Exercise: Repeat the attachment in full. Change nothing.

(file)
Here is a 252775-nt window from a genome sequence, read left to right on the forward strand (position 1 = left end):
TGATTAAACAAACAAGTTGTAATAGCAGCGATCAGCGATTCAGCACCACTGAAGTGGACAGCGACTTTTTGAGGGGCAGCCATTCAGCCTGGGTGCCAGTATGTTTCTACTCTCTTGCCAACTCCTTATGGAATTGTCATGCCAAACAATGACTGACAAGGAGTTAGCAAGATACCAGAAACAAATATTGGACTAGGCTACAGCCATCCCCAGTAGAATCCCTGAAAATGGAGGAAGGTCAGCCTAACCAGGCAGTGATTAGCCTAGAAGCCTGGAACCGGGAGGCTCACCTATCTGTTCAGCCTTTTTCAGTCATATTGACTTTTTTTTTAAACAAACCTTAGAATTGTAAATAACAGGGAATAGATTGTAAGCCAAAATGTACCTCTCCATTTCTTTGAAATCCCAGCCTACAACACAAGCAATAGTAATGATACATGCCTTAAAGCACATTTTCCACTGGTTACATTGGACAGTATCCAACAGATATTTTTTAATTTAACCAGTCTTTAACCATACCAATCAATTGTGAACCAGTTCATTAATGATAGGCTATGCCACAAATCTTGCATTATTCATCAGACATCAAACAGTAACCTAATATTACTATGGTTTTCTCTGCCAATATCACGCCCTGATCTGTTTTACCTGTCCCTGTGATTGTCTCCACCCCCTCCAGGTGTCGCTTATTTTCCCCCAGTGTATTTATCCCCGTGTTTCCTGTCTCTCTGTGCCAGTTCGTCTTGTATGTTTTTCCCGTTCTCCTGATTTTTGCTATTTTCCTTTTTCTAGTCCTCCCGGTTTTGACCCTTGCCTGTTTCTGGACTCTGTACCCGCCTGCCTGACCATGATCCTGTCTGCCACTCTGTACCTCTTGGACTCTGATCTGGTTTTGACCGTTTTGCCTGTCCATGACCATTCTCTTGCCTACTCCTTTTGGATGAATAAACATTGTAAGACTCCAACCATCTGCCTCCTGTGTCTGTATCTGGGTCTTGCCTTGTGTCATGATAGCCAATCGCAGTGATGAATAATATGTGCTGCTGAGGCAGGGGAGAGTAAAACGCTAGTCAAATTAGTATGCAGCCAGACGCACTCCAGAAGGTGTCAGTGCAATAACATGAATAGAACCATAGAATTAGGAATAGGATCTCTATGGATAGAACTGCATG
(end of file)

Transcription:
Here is a 252775-nt window from a genome sequence, read left to right on the forward strand (position 1 = left end):
TGATTAAACAAACAAGTTGTAATAGCAGCGATCAGCGATTCAGCACCACTGAAGTGGACAGCGACTTTTTGAGGGGCAGCCATTCAGCCTGGGTGCCAGTATGTTTCTACTCTCTTGCCAACTCCTTATGGAATTGTCATGCCAAACAATGACTGACAAGGAGTTAGCAAGATACCAGAAACAAATATTGGACTAGGCTACAGCCATCCCCAGTAGAATCCCTGAAAATGGAGGAAGGTCAGCCTAACCAGGCAGTGATTAGCCTAGAAGCCTGGAACCGGGAGGCTCACCTATCTGTTCAGCCTTTTTCAGTCATATTGACTTTTTTTTTAAACAAACCTTAGAATTGTAAATAACAGGGAATAGATTGTAAGCCAAAATGTACCTCTCCATTTCTTTGAAATCCCAGCCTACAACACAAGCAATAGTAATGATACATGCCTTAAAGCACATTTTCCACTGGTTACATTGGACAGTATCCAACAGATATTTTTTAATTTAACCAGTCTTTAACCATACCAATCAATTGTGAACCAGTTCATTAATGATAGGCTATGCCACAAATCTTGCATTATTCATCAGACATCAAACAGTAACCTAATATTACTATGGTTTTCTCTGCCAATATCACGCCCTGATCTGTTTTACCTGTCCCTGTGATTGTCTCCACCCCCTCCAGGTGTCGCTTATTTTCCCCCAGTGTATTTATCCCCGTGTTTCCTGTCTCTCTGTGCCAGTTCGTCTTGTATGTTTTTCCCGTTCTCCTGATTTTTGCTATTTTCCTTTTTCTAGTCCTCCCGGTTTTGACCCTTGCCTGTTTCTGGACTCTGTACCCGCCTGCCTGACCATGATCCTGTCTGCCACTCTGTACCTCTTGGACTCTGATCTGGTTTTGACCGTTTTGCCTGTCCATGACCATTCTCTTGCCTACTCCTTTTGGATGAATAAACATTGTAAGACTCCAACCATCTGCCTCCTGTGTCTGTATCTGGGTCTTGCCTTGTGTCATGATAGCCAATCGCAGTGATGAATAATATGTGCTGCTGAGGCAGGGGAGAGTAAAACGCTAGTCAAATTAGTATGCAGCCAGACGCACTCCAGAAGGTGTCAGTGCAATAACATGAATAGAACCATAGAATTAGGAATAGGATCTCTATGGATAGAACTGCATG